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Solve for x in (A^k)*x=b (sequentially, LU factorization)

Asked by Mark
on 24 Nov 2011

Without computing A^k, solve for x in (A^k)*x=b.

A) Sequentially? (Pseudocode)

for n=1:k



Is the above process correct?

B) LU factorizaion?

How is this accompished?



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2 Answers

Answer by Walter Roberson
on 24 Nov 2011
 Accepted answer for LU factorization.

However, I would suggest that LU will not help much. See instead


Answer by Derek O'Connor on 28 Nov 2011

Contrary to what Walter says, LU Decomposition is a great help in this problem. See my solution notes to Lab Exercise 6 --- LU Decomposition and Matrix Powers

Additional Information

Here is the Golub-Van Loan Algorithm for solving (A^k)*x = b

 [L,U,P] = lu(A);
 for m = 1:k
     y = L\(P*b);
     x = U\y;
     b = x;

Matlab's backslash operator "\" is clever enough to figure out that y = L\(P*b) is forward substitution, while x = U\y is back substitution, each of which requires O(n^2) work.

Total amount of work is: O(n^3) + k*O(n^2) = O(n^3 + k*n^2)

If k << n then this total is effectively O(n^3).


Thank you very much. Still, I'm not quite sure how to solve for y in Ly=Pb, y=inv(L)*P*b? If so, what about x=invU)*(inv(L)*P*b)? Last, b=inv(U)*(inv(L)*P*b) and then return b in place of x?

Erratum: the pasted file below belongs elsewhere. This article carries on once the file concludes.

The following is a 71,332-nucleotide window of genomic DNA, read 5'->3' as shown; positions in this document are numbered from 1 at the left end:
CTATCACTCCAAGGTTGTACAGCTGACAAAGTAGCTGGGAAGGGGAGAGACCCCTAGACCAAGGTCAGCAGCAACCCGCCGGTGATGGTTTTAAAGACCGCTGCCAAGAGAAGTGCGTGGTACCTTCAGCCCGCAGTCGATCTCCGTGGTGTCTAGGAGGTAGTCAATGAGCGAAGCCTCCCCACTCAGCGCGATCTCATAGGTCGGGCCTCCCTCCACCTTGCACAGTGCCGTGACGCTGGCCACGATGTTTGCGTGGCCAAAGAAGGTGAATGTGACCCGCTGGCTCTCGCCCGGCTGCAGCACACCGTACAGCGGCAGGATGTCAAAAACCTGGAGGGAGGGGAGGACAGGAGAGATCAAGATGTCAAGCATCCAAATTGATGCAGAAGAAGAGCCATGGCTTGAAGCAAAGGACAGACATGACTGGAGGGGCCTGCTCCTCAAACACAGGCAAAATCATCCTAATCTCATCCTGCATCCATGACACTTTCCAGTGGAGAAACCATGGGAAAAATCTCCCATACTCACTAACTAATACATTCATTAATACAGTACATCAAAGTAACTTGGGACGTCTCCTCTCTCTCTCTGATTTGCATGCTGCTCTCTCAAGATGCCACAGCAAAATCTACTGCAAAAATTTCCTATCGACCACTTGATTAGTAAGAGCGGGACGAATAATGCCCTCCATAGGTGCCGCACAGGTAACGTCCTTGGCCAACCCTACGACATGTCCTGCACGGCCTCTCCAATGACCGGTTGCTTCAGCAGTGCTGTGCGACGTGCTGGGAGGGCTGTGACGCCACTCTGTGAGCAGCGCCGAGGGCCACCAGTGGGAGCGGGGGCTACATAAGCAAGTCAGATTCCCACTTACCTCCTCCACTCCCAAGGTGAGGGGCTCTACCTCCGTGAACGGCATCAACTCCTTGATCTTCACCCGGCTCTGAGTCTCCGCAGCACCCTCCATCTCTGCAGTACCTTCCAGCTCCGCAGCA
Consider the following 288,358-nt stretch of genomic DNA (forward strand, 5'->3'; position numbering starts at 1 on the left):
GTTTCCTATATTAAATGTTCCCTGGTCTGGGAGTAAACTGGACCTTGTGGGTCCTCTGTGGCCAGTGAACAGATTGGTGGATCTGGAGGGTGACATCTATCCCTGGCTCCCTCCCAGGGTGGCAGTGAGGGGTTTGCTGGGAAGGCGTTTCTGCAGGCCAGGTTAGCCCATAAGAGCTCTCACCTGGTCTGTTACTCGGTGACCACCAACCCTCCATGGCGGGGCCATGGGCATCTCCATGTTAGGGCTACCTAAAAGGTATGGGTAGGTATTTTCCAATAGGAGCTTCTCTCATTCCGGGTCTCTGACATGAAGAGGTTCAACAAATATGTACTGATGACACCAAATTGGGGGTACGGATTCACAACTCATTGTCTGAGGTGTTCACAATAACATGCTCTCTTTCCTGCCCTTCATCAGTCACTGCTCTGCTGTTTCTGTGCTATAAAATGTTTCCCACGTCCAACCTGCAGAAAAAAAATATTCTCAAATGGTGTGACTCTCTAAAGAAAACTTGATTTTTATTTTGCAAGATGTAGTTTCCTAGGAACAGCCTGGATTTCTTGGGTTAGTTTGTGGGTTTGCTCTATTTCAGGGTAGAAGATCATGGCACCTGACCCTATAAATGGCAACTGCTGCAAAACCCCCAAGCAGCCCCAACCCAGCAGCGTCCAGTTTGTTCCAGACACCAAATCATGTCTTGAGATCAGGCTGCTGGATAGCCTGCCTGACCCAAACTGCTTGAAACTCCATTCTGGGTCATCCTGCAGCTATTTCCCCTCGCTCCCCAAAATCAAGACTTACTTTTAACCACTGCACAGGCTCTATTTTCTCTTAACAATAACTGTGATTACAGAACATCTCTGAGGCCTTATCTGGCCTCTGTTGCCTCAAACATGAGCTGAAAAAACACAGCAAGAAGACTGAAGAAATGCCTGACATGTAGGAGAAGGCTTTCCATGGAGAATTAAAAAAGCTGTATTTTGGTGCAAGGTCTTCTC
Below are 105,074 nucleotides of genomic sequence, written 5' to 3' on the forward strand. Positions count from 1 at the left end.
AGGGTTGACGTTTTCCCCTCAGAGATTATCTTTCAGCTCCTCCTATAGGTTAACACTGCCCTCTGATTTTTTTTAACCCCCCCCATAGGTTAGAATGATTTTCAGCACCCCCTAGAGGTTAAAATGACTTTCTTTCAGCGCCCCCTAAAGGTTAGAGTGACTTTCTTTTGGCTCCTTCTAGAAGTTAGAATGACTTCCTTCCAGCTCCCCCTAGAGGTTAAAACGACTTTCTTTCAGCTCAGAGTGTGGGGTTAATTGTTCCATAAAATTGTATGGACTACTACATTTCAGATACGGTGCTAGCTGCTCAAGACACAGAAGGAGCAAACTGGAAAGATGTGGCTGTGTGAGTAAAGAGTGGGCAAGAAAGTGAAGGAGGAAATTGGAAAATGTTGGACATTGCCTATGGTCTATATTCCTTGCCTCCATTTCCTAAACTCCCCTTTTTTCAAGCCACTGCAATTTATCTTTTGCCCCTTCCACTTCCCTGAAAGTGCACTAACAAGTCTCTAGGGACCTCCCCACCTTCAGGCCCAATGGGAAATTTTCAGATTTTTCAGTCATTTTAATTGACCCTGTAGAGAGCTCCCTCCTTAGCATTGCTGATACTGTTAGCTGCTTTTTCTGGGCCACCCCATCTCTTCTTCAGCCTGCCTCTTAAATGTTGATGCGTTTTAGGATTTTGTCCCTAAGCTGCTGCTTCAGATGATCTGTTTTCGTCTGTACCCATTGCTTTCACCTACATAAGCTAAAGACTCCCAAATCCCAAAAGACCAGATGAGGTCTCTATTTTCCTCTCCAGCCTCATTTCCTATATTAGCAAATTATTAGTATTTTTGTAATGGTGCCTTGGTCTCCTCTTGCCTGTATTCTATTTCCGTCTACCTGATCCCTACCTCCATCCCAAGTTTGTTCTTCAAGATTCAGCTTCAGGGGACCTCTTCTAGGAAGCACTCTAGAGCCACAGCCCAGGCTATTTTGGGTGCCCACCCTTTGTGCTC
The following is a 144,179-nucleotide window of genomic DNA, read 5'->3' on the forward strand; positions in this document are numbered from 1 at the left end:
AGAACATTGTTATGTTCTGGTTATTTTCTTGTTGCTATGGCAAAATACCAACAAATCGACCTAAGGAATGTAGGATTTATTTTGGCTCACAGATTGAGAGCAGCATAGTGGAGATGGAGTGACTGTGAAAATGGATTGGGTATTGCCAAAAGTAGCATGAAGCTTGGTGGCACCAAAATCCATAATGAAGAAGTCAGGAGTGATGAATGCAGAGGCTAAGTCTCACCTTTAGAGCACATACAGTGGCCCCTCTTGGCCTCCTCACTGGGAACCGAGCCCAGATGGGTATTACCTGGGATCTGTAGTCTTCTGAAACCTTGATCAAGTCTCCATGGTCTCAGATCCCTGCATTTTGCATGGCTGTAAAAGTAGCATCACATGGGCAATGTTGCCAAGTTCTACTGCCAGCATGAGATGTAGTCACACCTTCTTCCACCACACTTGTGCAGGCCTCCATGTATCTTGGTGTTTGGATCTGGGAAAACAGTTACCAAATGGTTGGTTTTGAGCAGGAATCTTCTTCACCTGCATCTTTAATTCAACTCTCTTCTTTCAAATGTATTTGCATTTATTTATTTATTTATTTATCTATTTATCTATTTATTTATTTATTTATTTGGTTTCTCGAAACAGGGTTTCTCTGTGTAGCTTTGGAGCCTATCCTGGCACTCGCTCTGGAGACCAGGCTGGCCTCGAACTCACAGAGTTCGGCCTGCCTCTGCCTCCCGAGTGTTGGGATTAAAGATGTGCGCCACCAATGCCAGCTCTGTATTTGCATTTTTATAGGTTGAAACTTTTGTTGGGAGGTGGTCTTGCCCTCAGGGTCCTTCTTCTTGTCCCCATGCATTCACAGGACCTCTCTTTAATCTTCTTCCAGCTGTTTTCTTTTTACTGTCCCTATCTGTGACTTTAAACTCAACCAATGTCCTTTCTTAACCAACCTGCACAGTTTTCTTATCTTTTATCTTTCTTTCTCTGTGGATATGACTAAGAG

Once you have L, U, and P, then Ax = b is replaced by LUx = Pb. This equation is solved in 2 steps, where y = Ux and c = Pb:

1. Solve Ly = c for y using forward substitution, because L is lower triangular.

2. Solve Ux = y for x using back substitution, because U is upper triangular.

Note y = L^(-1)c and x = U^(-1)y are mathematical statements and are never used to numerically solve these equations.

I think you may need to do some reading and thinking about LU factorization(decomposition).

Take a look at my webpage for a list of textbooks and Section 5 Notes on Numerical Linear Algebra, pages 12, 13, and 21-25.

Or, better still, read the relevant chapter in Cleve Moler's book which is available online at

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